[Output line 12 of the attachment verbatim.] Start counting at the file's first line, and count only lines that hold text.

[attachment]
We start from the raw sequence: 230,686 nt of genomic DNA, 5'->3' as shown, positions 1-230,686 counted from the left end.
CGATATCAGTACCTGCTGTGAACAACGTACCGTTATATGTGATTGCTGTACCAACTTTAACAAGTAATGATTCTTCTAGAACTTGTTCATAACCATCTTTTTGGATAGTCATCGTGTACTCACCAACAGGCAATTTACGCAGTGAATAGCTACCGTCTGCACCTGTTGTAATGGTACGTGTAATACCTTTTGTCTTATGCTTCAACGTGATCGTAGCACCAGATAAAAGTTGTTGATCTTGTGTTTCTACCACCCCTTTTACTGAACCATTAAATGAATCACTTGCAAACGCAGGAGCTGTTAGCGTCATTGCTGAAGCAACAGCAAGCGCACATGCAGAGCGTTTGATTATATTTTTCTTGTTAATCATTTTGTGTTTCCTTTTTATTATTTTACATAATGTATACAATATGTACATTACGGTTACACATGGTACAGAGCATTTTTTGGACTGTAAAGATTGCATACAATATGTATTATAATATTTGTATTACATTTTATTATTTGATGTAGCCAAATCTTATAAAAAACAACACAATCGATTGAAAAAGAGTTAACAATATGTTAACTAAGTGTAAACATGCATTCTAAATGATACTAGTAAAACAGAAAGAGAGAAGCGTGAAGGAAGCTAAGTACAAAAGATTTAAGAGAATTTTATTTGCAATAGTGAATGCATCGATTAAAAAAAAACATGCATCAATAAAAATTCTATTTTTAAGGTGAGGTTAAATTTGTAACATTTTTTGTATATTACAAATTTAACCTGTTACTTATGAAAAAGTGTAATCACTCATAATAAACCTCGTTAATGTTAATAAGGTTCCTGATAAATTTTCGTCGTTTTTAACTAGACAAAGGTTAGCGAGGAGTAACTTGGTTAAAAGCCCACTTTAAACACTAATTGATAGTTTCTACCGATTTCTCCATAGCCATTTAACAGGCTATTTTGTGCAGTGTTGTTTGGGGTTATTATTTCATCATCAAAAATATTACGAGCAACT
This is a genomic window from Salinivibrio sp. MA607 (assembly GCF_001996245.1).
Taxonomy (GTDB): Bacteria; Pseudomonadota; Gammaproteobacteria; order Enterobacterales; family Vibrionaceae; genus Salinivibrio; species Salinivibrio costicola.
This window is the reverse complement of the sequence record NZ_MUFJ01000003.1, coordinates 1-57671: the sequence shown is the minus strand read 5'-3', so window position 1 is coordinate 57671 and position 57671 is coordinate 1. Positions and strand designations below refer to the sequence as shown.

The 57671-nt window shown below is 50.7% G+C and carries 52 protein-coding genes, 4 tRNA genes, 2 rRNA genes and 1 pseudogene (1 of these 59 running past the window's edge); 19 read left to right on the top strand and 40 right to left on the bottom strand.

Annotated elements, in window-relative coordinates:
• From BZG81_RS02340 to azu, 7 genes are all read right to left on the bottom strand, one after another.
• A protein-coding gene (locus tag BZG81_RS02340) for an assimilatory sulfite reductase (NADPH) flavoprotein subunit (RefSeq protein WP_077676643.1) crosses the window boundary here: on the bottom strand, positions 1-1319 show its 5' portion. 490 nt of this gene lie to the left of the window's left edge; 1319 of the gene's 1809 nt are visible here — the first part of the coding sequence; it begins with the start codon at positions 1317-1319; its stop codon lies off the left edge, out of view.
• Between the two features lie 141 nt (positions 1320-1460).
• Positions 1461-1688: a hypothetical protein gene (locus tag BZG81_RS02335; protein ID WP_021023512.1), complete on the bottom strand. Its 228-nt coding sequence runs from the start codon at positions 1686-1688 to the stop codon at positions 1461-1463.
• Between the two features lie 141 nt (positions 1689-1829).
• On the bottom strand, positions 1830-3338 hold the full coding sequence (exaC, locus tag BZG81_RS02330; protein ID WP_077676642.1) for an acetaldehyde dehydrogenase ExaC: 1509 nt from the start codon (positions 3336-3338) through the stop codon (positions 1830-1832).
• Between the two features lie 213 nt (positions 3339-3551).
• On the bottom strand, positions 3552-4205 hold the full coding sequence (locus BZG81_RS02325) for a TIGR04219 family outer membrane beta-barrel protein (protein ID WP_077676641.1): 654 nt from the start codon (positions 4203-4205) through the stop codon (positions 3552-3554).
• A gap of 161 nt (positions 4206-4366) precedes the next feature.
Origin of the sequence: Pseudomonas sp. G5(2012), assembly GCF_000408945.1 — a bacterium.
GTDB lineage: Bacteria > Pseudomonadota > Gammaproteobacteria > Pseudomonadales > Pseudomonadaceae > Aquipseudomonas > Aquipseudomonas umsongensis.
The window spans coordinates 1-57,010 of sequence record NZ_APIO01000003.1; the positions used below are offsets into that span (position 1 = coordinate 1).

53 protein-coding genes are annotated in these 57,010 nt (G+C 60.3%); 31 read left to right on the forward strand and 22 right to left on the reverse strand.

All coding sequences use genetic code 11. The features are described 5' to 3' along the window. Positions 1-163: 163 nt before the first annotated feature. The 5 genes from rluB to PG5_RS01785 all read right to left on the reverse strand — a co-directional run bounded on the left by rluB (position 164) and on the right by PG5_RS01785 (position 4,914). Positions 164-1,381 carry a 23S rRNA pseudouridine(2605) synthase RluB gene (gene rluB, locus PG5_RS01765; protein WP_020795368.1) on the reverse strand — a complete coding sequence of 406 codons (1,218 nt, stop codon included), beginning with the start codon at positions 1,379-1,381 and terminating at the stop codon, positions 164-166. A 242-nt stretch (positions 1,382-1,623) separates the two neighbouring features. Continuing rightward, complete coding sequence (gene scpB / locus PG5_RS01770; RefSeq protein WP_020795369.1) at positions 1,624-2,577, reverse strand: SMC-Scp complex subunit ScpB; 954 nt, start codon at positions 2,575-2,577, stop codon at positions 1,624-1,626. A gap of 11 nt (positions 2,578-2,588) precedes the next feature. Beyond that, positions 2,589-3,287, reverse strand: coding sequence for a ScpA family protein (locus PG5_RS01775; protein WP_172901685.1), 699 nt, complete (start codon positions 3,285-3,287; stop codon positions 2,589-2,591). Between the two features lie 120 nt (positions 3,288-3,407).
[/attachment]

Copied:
• Between the two features lie 141 nt (positions 1689-1829).